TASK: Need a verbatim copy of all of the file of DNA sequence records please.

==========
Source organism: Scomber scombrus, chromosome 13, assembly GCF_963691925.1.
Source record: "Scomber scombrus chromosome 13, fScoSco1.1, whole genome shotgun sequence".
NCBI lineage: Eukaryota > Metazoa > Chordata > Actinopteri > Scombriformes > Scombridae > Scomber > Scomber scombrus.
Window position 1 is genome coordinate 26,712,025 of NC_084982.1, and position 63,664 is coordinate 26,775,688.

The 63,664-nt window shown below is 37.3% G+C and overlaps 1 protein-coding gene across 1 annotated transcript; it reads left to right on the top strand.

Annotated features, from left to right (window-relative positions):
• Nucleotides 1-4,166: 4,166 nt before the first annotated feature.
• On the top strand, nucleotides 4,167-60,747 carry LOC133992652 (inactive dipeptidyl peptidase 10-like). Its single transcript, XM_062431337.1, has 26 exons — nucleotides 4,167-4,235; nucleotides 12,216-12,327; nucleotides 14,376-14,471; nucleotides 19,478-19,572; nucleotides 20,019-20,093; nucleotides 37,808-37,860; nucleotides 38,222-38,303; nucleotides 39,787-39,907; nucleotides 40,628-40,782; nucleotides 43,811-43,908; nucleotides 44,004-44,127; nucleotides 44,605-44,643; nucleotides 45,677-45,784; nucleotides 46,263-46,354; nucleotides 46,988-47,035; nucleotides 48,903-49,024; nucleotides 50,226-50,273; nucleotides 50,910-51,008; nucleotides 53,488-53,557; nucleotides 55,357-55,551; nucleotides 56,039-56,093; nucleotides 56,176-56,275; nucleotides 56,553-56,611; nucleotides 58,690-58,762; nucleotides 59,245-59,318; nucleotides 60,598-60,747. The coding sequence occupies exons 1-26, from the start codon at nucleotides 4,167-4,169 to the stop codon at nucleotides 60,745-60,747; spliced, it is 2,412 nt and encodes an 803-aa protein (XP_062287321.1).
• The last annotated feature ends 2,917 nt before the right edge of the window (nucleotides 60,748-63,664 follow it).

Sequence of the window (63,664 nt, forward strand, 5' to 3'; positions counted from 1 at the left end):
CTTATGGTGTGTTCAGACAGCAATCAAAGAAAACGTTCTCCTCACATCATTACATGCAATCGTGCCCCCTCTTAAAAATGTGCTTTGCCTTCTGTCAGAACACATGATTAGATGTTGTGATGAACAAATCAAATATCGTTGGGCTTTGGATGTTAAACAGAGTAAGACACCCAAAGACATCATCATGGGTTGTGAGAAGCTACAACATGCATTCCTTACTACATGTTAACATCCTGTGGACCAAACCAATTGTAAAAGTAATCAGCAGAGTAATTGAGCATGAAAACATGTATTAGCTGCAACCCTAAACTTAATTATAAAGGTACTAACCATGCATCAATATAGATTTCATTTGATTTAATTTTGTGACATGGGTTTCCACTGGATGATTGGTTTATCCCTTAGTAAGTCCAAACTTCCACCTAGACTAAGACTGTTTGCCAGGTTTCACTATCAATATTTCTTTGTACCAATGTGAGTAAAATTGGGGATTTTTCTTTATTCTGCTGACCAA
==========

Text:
Source organism: Scomber scombrus, chromosome 13, assembly GCF_963691925.1.
Source record: "Scomber scombrus chromosome 13, fScoSco1.1, whole genome shotgun sequence".
NCBI lineage: Eukaryota > Metazoa > Chordata > Actinopteri > Scombriformes > Scombridae > Scomber > Scomber scombrus.
Window position 1 is genome coordinate 26,712,025 of NC_084982.1, and position 63,664 is coordinate 26,775,688.

The 63,664-nt window shown below is 37.3% G+C and overlaps 1 protein-coding gene across 1 annotated transcript; it reads left to right on the top strand.

Annotated features, from left to right (window-relative positions):
• Nucleotides 1-4,166: 4,166 nt before the first annotated feature.
• On the top strand, nucleotides 4,167-60,747 carry LOC133992652 (inactive dipeptidyl peptidase 10-like). Its single transcript, XM_062431337.1, has 26 exons — nucleotides 4,167-4,235; nucleotides 12,216-12,327; nucleotides 14,376-14,471; nucleotides 19,478-19,572; nucleotides 20,019-20,093; nucleotides 37,808-37,860; nucleotides 38,222-38,303; nucleotides 39,787-39,907; nucleotides 40,628-40,782; nucleotides 43,811-43,908; nucleotides 44,004-44,127; nucleotides 44,605-44,643; nucleotides 45,677-45,784; nucleotides 46,263-46,354; nucleotides 46,988-47,035; nucleotides 48,903-49,024; nucleotides 50,226-50,273; nucleotides 50,910-51,008; nucleotides 53,488-53,557; nucleotides 55,357-55,551; nucleotides 56,039-56,093; nucleotides 56,176-56,275; nucleotides 56,553-56,611; nucleotides 58,690-58,762; nucleotides 59,245-59,318; nucleotides 60,598-60,747. The coding sequence occupies exons 1-26, from the start codon at nucleotides 4,167-4,169 to the stop codon at nucleotides 60,745-60,747; spliced, it is 2,412 nt and encodes an 803-aa protein (XP_062287321.1).
• The last annotated feature ends 2,917 nt before the right edge of the window (nucleotides 60,748-63,664 follow it).

Sequence of the window (63,664 nt, forward strand, 5' to 3'; positions counted from 1 at the left end):
CTTATGGTGTGTTCAGACAGCAATCAAAGAAAACGTTCTCCTCACATCATTACATGCAATCGTGCCCCCTCTTAAAAATGTGCTTTGCCTTCTGTCAGAACACATGATTAGATGTTGTGATGAACAAATCAAATATCGTTGGGCTTTGGATGTTAAACAGAGTAAGACACCCAAAGACATCATCATGGGTTGTGAGAAGCTACAACATGCATTCCTTACTACATGTTAACATCCTGTGGACCAAACCAATTGTAAAAGTAATCAGCAGAGTAATTGAGCATGAAAACATGTATTAGCTGCAACCCTAAACTTAATTATAAAGGTACTAACCATGCATCAATATAGATTTCATTTGATTTAATTTTGTGACATGGGTTTCCACTGGATGATTGGTTTATCCCTTAGTAAGTCCAAACTTCCACCTAGACTAAGACTGTTTGCCAGGTTTCACTATCAATATTTCTTTGTACCAATGTGAGTAAAATTGGGGATTTTTCTTTATTCTGCTGACCAA